Have you ever been to summer camp? Did you enjoy it? Did you play lots of games, perhaps volleyball and football? Did you take part in camp competitions with nightly contests and sing around a campfire? Or were you just bored? Well, this is your big chance to come and have a wonderful time with us at our camp! Why don’t you give it a try?
Our camp is greatDuring the morning, we spend lots of time either on the sports fields, near the water or in the forest. Some people might prefer swimming while others prefer playing football. Have you ever played pétanque or cricket? Be sure that during all these activities only English is used! After lunch, there is a rest period followed by the main focus of the whole day – the summer camp game! Every day one part is completed through games, competition, and teamwork. It is very exciting – one day you will be fighting against each other, the next day searching for stuff in the forest and another day you will be creating a theatrical play. We are always in one of the English-speaking countries. We have visited England, Australia, Hollywood, Scotland, New York, the British-Asian Empire and London. We have dreamt the American Dream, visited the Tasmanian Devil down under and searched for treasure at the end of the rainbow in Ireland. We went to Texas and lived amongst the cowboys and the kings of oil, we joyfully yelled "Aloha!" in Hawaii, we drove down the most famous road in the world, the classic all-American Route 66, we better discovered the country of Loch Ness Monster, we experienced an American-style adventure in California, and last year we ventured to Alaska, the largest and least populated state in the United States. This year, we are going to go as far as man has ever gone and take a closer look at the most amazing adventure anyone has ever taken. Perhaps the most famous quote of the 20th century will tell you a lot: "One small step for man, one giant leap for mankind." These words became an instant hit at the time and a symbol of a dream come true for many generations. So, do you know where we are going this year? Yes, it will not be any closer than straight to the Moon! We'll be commemorating one of the most significant events in human history, when more than 50 years ago, man first set foot on the surface of a foreign space body. The APOLLO program was officially launched in 1961 by the US President John Fitzgerald Kennedy, when in a speech before Congress he set to "achieving the goal, before this decade is out, of landing a man on the Moon". This was achieved on 20th July 1969, and Apollo 11 crew member Neil Armstrong was the first to set foot on the Moon. By December 1972, 11 other Americans had followed Armstrong. "The moment when I stood on the Moon and looked down at the Earth was unforgettable. I saw a world without boundaries - religious, racial, linguistic, political, and any other boundaries that we humans build," recalled American astronaut Eugene Cernan, the last man to set foot on the surface of the Moon. Astronaut Cernan also took the Czechoslovak flag on this mission. And do you know why? Because his grandmother was from Nuzice, in southern Bohemia, not far from our camp! You've probably heard a lot about the APOLLO space program, and you may have seen the thrilling movie Apollo 13 with actor Tom Hanks. But did you know that if it weren't for a very simple fix, the astronauts who first set foot on the surface of the Moon in 1969 might not have made it back at all? Or that Apollo 14 astronaut Alan Shepard tried his hand at golf on the Moon, leaving three golf balls on its surface. All in all, there are all sorts of things left on the Moon by the astronauts, such as parts of the landing modules, lunar rovers, equipment for scientific experiments and the American flag, but also garbage and lots of astronaut footprints. Those footprints will probably be there for a very long time, maybe as long as the Moon exists. There is no erosion, volcanic activity nor plate tectonics on the Moon to erase the footprints. This also explains why the ubiquitous lunar dust is one of the biggest problems for manned missions to the Moon in the future. That's because its grains are not grinded down by erosion, so they remain both very jagged and sharp, allowing dust to settle everywhere and penetrate literally anywhere. And would you have thought that the Moon has a distinctive smell? When the astronauts returned to the lunar module that day, took off their helmets and smelled the lunar dust, they smelled a scent reminiscent of wet ashes in a fireplace or gunpowder. Oh, and why, during the Atlas rocket's flight to the Moon, the technician at the Houston control center didn't forgive the joke, turned on the microphone and asked one of the men, "Hey, Wally, are you Turtle?" You're not going to guess, are you? What you might find even more interesting, however, is that in Jules Verne's 1865 science fiction novel From the Earth to the Moon, many similarities can be found with the actual flight of Apollo 11! Verne sent his book's heroes to the Moon with a cannon called the Columbiad. The real Apollo 11 command module was named Columbia. Verne's cannon was stationed in Florida. Apollo missions were also launched from Florida. Another similarity is the crew, which in the novel and in the APOLLO program consisted of three men. According to Verne, the landing was into the ocean, just like that of Apollo 11. Well, that is something, isn't it? The night fires and dance evenings at the disco are great as well! Experience all of this and much much more. Come and join us for TEN DAYS WITH APOLLO.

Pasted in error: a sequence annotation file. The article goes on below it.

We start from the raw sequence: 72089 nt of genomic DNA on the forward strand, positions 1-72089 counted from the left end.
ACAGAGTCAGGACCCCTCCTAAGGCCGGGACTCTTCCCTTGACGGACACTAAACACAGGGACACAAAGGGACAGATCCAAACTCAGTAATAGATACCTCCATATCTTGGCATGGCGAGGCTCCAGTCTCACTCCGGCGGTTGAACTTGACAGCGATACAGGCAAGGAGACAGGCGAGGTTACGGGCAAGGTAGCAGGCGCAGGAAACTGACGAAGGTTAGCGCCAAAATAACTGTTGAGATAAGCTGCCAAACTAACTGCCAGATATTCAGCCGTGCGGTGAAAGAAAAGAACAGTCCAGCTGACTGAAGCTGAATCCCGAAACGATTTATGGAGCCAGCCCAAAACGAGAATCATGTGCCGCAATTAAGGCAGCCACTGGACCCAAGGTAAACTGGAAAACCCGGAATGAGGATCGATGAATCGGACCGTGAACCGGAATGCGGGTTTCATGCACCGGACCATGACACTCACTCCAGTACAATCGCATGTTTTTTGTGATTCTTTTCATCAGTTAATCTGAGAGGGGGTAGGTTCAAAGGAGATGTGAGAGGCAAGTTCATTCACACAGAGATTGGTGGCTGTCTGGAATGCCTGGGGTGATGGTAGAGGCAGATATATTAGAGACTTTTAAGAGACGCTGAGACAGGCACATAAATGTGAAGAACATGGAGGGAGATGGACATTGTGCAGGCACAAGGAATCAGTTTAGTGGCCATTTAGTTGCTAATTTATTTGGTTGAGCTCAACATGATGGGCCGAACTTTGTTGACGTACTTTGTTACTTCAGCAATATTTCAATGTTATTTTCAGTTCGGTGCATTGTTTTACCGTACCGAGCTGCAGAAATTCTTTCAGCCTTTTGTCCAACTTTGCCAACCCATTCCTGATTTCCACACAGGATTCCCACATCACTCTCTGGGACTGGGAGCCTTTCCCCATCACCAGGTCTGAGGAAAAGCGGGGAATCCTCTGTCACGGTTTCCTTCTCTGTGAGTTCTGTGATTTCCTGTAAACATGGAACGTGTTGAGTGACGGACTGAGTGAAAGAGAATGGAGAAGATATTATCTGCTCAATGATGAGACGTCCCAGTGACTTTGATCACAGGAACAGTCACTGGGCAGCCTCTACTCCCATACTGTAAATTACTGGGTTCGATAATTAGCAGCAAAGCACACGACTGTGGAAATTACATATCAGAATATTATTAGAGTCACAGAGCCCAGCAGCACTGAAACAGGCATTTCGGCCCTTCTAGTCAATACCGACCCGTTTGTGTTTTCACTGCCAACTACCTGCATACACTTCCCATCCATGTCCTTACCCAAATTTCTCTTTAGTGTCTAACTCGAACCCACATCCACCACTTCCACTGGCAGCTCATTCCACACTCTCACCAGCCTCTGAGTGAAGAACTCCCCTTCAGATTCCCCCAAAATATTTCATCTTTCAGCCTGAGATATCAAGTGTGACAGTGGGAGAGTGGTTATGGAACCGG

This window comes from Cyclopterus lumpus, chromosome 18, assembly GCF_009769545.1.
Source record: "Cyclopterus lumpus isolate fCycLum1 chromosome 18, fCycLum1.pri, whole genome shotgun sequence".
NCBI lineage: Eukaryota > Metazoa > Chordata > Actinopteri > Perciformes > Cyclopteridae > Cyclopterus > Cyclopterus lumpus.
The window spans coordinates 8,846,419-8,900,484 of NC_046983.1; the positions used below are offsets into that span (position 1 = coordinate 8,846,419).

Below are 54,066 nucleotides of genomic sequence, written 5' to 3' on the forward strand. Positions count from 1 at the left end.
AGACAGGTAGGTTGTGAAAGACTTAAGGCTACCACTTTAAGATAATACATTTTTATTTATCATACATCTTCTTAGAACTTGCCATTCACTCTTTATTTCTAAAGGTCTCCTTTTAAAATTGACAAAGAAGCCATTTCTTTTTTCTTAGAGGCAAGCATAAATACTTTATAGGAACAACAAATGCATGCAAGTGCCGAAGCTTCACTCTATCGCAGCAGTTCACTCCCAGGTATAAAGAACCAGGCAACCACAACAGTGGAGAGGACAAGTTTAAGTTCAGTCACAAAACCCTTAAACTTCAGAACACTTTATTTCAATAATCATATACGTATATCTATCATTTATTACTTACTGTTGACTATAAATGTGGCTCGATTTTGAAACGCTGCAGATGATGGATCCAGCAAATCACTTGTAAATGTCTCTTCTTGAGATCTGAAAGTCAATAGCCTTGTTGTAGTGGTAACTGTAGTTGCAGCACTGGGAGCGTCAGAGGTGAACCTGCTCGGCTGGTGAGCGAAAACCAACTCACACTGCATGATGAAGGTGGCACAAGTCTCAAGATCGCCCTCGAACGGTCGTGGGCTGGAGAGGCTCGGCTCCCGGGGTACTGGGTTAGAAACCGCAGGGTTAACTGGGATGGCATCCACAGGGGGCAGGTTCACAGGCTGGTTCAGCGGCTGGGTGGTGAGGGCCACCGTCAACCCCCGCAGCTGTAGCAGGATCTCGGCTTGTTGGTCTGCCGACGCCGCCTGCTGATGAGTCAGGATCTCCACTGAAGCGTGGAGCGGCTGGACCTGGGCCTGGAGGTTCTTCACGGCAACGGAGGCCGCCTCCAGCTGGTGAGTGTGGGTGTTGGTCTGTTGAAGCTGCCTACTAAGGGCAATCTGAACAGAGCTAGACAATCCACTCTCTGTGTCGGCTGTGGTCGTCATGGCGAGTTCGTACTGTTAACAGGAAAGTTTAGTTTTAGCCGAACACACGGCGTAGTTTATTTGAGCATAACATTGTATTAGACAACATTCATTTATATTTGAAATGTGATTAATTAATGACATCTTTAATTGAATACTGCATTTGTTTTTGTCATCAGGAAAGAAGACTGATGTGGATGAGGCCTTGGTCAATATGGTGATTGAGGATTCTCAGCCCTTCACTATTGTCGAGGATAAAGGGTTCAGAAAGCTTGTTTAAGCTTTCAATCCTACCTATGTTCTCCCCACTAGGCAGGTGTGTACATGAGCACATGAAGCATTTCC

EUROCAMP is spectacular! If you still don’t believe it, come and see it with your own eyes. And the nightly contest – you shouldn’t miss it! But don´t worry – if you are really scared, we don't force anyone to attend. The APOLLO program, which ran from 1961-1972, was not only very successful, but brought technological advances in many areas and more than one debut in manned space flights. You will spend with us TEN DAYS on the way to the Moon, but it will be quite the experience. Let's get ready, nothing will be easy, we have to check our physical strength, plan our flight, build the lunar module, set up all the equipment and much more! Hopefully, we will be able to experience a bit of adventure, just like the astronauts did on their first trips to the Moon. We look forward to meeting new friends and seeing old ones as well.
If you expect groups of people sleeping in tents and washing in the river, forget it! We’ve got a beautiful place between the river and the forest. We stay in wooden cottages and there is hot water running in the showers. Better yet, you’ll be with really cool people!
Don’t think we’re just any old camp, because we are special and different, if that’s what you’re looking for. There are two leaders for each team – one is Czech and the other is American, English, Canadian, Irish, or Australian. Really! It’s not unusual that you will be on a team with a girl or boy from America or Austria, but don’t worry. You’ll be able to make friends, because you will be using English. If you don’t understand, there will always be someone to help you translate, either your new Czech friend or one of the leaders. We all help each other.